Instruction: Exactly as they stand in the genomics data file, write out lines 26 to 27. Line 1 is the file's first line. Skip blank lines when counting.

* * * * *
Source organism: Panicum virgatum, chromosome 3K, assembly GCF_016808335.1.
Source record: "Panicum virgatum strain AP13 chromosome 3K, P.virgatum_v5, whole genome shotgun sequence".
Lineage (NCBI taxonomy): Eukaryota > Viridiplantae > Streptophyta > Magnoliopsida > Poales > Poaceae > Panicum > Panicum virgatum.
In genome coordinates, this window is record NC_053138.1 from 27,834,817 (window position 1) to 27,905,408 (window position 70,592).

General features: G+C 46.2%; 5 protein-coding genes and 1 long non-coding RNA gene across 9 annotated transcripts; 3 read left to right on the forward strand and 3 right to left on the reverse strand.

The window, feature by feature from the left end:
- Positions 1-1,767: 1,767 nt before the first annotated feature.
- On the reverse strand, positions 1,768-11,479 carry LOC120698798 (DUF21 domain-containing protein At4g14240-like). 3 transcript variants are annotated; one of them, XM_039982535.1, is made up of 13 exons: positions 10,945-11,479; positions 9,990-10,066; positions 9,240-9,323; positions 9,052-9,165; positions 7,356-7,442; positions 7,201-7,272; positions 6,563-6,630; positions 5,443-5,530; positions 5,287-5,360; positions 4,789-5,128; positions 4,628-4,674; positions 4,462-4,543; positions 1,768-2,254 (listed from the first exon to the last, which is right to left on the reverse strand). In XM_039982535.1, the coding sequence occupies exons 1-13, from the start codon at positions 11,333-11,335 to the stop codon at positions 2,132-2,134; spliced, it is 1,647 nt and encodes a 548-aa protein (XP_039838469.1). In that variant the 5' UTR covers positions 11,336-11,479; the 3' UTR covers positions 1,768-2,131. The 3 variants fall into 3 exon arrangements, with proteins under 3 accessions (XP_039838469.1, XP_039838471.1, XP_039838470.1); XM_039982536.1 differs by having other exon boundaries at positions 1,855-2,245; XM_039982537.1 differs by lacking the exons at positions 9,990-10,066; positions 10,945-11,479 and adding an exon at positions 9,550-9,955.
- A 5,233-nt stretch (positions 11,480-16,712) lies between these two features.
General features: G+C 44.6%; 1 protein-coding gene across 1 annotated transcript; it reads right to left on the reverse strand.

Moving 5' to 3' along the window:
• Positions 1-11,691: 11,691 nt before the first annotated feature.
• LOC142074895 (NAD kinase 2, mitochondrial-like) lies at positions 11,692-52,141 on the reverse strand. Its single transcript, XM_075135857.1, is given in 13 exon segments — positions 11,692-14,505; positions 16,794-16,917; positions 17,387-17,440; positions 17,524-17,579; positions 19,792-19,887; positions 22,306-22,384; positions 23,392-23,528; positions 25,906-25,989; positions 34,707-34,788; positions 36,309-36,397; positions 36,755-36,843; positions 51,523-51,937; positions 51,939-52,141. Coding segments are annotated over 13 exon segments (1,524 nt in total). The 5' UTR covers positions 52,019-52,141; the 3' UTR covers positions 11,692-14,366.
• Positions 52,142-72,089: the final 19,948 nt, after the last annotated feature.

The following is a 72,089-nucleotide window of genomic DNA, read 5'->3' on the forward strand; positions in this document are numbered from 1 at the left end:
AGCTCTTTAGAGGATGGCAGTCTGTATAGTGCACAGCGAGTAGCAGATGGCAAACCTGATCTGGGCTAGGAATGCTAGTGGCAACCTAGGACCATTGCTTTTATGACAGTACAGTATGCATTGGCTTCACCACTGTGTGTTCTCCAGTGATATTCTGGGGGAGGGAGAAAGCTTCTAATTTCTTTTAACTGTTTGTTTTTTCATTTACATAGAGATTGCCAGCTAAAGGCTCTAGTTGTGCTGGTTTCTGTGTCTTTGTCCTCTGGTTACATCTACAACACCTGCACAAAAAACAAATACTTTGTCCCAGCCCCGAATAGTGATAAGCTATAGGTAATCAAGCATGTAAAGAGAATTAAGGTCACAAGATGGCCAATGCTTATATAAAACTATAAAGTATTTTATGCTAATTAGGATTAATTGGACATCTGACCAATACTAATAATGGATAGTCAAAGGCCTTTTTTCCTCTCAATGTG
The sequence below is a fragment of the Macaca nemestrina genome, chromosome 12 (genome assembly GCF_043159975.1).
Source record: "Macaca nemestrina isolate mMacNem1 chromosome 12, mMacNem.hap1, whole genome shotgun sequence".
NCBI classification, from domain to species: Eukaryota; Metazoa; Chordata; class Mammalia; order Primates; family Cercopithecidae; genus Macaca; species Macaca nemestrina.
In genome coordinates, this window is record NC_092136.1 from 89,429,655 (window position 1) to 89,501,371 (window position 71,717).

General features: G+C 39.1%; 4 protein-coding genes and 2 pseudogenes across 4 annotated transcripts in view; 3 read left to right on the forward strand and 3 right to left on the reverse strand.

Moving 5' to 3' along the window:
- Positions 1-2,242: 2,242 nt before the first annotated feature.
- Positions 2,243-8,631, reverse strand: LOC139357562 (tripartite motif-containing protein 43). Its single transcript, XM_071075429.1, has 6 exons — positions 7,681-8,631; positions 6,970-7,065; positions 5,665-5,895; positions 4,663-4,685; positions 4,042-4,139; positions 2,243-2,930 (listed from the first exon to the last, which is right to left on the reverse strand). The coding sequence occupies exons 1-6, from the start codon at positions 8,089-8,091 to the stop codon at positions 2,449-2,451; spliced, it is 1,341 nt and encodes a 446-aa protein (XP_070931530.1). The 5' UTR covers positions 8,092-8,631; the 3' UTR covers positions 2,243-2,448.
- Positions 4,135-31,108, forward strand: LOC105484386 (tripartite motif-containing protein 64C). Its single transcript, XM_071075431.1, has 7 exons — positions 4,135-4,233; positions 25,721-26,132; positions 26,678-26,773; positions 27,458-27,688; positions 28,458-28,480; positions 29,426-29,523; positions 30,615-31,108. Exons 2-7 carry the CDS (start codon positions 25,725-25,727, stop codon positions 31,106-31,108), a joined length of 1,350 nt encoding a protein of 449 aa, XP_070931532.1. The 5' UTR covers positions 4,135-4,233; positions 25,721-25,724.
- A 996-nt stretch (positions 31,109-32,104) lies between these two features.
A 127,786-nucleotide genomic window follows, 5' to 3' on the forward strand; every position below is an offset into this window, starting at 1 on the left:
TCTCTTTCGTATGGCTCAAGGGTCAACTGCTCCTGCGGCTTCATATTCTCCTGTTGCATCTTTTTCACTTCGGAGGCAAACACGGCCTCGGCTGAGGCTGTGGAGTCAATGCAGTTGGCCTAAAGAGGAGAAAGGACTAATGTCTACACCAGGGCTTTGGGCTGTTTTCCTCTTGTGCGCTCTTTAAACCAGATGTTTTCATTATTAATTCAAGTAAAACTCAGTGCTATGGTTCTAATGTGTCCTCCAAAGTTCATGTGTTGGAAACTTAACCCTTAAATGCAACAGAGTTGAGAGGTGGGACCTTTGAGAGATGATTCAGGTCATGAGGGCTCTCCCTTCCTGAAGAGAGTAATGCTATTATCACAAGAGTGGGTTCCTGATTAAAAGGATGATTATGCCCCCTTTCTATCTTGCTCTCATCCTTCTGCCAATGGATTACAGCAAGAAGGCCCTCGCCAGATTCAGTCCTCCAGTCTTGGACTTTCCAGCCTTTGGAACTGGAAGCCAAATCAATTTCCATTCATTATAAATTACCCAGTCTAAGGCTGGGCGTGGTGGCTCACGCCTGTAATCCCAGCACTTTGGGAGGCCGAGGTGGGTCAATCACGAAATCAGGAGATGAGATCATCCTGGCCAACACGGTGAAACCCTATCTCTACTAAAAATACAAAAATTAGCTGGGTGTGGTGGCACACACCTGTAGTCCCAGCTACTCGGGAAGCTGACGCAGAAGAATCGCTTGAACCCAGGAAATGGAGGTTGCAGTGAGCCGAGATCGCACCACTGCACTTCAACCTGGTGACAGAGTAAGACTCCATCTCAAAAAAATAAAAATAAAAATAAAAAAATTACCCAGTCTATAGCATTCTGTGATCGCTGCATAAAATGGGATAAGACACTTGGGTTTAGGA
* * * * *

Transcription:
- A 996-nt stretch (positions 31,109-32,104) lies between these two features.
A 127,786-nucleotide genomic window follows, 5' to 3' on the forward strand; every position below is an offset into this window, starting at 1 on the left: